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Buying non-green toys for your child

post #1 of 13
Thread Starter 
Another EcoHuddle post here got me thinking about toys for our kids. Obviously we want safe non-toxic toys, but as the post I'm referencing points out, some fave toys like Barbie (which I loved as a kid) are not so eco-friendly.

My own son is pretty green. He'll adjust his wants often to stay green - i.e. choose a lunchbox he doesn't love the design of if it's green vs. a toxic lunchbox he does like the design on or give up treats that are not organic or over-packaged. But like all kids there are some things he adores that just aren't very eco-friendly, like his favorite toy Lego Sets.

He has a lot of green toys, but also I will buy him the Legos even though their non-green quality bothers me. I figure that for an eight-year old he's pretty eco-savvy so to ban everything would be nuts and maybe not fair to him. Especially since I'm sort of a crazy person about food - we do stay organic in that department, with very few compromises.

When your kids want toys or goods that are non-green how do you handle it? 
post #2 of 13
Green toys are great for kids because they are made from recyclable and renewable materials and are environmentally friendly! Green toys are toys with a nature friendly theme.

edited to remove link - Russ
post #3 of 13
My nephew has all these plastic toys, and he simply refused to play with eco-friendly toys - once you get addicted to super heroes and various cartoon characters, you can't get over it. But once I started bringing wooden toys home, simply to show the beautiful creations, my brother has decided to start making wooden educational toys - so now, that my nephew has seen how popular they are - he enjoys playing with them, and actually helps create them.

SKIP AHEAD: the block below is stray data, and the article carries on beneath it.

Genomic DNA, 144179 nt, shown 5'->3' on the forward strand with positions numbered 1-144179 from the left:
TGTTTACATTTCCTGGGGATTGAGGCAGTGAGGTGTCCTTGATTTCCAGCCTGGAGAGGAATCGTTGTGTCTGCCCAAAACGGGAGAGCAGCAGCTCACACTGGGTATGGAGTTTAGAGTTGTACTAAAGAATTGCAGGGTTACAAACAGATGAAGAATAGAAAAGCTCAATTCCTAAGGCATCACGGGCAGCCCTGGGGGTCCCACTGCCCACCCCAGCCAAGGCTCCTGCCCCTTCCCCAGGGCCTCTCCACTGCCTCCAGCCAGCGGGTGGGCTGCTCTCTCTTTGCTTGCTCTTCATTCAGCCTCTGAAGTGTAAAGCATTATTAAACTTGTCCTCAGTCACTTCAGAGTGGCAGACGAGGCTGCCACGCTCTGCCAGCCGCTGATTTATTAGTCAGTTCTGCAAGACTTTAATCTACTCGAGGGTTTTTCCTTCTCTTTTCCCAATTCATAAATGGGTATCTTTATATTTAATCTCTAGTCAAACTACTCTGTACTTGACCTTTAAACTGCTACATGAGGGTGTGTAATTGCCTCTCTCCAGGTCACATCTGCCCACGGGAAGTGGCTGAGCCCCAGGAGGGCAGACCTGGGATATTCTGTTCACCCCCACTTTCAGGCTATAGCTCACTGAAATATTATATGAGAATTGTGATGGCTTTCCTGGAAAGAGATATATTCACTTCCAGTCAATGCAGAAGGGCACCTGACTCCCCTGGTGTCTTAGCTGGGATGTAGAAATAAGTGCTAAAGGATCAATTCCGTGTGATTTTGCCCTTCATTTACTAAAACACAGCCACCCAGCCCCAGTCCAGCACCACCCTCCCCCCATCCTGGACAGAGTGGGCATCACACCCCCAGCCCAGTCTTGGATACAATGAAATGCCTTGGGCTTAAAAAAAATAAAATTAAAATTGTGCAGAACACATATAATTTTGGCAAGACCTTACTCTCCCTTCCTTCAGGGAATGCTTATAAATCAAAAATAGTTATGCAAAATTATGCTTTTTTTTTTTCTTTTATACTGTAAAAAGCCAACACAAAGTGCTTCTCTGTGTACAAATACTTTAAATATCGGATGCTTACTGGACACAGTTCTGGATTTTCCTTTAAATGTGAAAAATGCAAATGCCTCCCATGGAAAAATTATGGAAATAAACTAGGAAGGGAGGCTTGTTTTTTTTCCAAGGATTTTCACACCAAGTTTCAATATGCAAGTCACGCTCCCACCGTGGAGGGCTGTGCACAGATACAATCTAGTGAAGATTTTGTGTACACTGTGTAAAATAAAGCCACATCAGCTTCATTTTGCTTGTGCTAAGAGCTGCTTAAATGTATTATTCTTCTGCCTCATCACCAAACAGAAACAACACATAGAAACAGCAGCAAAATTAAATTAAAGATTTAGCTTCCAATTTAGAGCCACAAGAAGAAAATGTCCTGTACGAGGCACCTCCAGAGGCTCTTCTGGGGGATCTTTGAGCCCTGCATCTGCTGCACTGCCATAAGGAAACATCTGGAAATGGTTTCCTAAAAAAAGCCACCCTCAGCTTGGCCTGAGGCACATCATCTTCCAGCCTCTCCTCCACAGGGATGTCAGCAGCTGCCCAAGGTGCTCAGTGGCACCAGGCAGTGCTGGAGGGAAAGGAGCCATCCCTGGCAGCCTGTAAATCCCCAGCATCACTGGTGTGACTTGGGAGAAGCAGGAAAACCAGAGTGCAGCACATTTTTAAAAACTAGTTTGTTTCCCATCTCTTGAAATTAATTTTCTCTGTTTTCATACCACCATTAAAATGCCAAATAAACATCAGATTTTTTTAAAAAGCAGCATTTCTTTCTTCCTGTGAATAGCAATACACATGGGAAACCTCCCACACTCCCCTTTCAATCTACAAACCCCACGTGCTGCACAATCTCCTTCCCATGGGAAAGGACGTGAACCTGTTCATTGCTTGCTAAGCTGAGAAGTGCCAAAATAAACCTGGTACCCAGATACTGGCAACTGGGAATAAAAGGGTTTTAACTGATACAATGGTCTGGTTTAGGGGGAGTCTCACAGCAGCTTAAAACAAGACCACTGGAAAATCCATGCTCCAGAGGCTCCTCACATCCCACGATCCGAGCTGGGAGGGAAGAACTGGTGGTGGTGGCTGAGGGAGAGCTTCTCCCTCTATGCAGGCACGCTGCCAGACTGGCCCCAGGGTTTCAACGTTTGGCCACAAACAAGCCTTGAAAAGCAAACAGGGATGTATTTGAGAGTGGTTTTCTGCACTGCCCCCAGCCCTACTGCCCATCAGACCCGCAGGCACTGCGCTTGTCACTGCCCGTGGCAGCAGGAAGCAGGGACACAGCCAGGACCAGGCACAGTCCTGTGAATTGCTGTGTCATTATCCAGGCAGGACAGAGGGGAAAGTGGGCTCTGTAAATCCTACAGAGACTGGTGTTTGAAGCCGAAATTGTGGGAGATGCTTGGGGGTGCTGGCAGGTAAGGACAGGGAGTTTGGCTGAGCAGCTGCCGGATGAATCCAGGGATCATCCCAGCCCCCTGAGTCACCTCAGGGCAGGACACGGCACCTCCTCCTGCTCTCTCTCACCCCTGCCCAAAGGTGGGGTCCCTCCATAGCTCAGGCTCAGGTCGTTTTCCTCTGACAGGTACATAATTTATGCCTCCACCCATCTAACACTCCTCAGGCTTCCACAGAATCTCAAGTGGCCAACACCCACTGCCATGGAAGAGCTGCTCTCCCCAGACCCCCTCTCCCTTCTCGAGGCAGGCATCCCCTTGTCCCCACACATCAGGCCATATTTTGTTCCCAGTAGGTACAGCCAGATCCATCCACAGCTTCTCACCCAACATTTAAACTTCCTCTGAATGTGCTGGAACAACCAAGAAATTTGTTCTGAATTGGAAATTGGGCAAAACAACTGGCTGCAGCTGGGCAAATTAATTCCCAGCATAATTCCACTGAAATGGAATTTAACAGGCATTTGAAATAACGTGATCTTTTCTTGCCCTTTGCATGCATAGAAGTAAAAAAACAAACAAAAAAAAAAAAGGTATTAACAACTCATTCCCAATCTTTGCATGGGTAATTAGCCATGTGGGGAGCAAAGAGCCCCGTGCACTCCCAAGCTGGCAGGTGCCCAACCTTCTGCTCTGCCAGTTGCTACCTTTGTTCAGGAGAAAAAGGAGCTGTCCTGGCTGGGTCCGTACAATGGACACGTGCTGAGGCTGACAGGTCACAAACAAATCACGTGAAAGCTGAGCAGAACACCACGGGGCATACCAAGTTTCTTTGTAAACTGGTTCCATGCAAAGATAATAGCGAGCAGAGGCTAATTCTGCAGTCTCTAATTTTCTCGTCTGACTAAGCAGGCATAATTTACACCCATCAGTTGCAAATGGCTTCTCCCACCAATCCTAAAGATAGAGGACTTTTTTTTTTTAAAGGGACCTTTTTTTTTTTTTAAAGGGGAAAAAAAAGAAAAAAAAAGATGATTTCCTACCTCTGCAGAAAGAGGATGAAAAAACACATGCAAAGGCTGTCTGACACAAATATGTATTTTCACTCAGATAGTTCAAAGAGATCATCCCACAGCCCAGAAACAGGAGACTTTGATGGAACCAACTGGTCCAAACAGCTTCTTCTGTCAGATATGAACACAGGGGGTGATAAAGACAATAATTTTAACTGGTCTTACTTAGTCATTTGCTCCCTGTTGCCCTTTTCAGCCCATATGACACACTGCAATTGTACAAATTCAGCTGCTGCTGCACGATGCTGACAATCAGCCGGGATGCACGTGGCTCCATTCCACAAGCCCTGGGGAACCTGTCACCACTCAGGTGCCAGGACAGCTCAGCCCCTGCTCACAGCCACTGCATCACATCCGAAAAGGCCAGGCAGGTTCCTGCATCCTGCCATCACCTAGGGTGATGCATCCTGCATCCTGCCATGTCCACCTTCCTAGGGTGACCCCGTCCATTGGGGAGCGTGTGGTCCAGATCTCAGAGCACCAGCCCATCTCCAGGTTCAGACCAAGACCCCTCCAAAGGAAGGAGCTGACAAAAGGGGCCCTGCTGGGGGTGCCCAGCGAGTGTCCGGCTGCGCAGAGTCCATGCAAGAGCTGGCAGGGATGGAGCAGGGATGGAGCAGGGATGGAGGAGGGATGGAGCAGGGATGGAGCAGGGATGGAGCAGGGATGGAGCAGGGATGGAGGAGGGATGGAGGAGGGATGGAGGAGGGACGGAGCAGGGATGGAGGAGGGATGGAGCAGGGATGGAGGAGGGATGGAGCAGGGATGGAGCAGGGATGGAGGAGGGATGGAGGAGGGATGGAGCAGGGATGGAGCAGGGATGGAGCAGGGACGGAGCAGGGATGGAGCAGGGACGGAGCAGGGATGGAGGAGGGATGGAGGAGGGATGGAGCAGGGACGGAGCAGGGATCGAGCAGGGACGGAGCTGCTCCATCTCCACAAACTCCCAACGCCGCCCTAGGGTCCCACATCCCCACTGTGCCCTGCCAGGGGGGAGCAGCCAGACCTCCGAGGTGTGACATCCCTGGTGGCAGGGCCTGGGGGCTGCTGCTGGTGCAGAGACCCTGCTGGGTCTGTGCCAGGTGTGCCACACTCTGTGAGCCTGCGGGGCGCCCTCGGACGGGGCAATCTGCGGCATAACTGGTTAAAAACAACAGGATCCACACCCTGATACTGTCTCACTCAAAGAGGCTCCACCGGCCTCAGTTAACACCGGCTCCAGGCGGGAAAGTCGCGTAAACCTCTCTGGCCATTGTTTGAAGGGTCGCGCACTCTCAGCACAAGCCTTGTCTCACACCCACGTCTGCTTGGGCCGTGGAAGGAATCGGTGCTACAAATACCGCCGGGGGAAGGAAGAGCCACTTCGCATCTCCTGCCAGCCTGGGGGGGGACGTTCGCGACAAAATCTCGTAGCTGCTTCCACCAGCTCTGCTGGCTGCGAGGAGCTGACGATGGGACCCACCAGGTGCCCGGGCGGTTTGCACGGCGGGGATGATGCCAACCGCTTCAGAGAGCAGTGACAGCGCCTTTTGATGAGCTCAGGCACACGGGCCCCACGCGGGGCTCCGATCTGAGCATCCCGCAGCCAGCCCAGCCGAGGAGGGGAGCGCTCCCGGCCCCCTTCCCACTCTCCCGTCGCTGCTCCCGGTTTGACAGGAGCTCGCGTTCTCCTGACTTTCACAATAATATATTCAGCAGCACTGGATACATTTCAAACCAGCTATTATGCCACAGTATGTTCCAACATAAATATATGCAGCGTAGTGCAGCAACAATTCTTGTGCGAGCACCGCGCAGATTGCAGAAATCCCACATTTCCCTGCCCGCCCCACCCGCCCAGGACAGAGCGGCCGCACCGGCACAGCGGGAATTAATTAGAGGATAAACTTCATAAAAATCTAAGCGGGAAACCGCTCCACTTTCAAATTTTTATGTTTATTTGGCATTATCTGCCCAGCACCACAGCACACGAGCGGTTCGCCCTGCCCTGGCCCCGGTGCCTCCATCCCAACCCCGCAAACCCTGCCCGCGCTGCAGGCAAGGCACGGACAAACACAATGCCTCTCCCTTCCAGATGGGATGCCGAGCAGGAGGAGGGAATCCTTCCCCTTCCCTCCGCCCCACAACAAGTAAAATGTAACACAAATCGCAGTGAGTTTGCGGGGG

post #4 of 13
Hi, My little one just loves the Sophie la Giraffe. An Eco toy and teether that has been around since 1964! Both my kids had this toy and it is a favourite.
The toy is made from natural rubber, has food grade paints and is so light a 2 month old baby can lift it.
Wooden toys with food grade paint are great too. You know if they start chomping on them, they will not become ill. And if sustainably and environmentally produced they are not going to sit in a rubbish tip for a 1000 years like plastic toys do!
post #5 of 13
Thread Starter 
I love Sophie the Giraffe; especially the bath toy version - so cute. Sadly, my son is a little old now. He just turned nine so he's prob gonna frown if I try to pass it off as fun. 
post #6 of 13
Jennifer - my nephew is the same - he is old enough to know what he likes and has his own mind.
post #7 of 13
Hi Jennifer - Why not contact Lego and suggest they go to a green plastic. They may laugh at you but it is worth a try. 
post #8 of 13
Thread Starter 
I've emailed the company before but no response. There's actually a petition online to get Lego to go recycled but it's not really building any momentum. Most companies are very lackadaisical when it comes to responding to green consumer questions. For example - folks I've contacted who won't tell me anything...
  • Huggies diapers
  • The USDA - these folks were not useful at all.
  • Lego
  • A ton of conventional cleaning companies.
It's very frustrating.

BUT maybe I'll go another round with Lego, because this is a biggie.
post #9 of 13
You commented on WalMart a day or two back. The big companies are getting smarter about trying to go along - at least to a point. They know the PR game quite well and once they figure out what is in play they can see stone-walling is not a good choice.

Maybe point out to Lego that they could get the jump on others?

Good luck! 
post #10 of 13
Thread Starter 
I bet if I contacted Walmart about an actual issue that challenges them, I'd get the run around too though. They may be trying to go greener, but they're likely still very defensive about their non-green issues. Companies act just fine in my experience when you don't ask questions, the second you do they get defensive and won't say a word, or send pr folks without the whole story your way. AND just to be clear, I work with plenty of smart PR people too; I just think companies leave some of them with too little information for people asking the questions.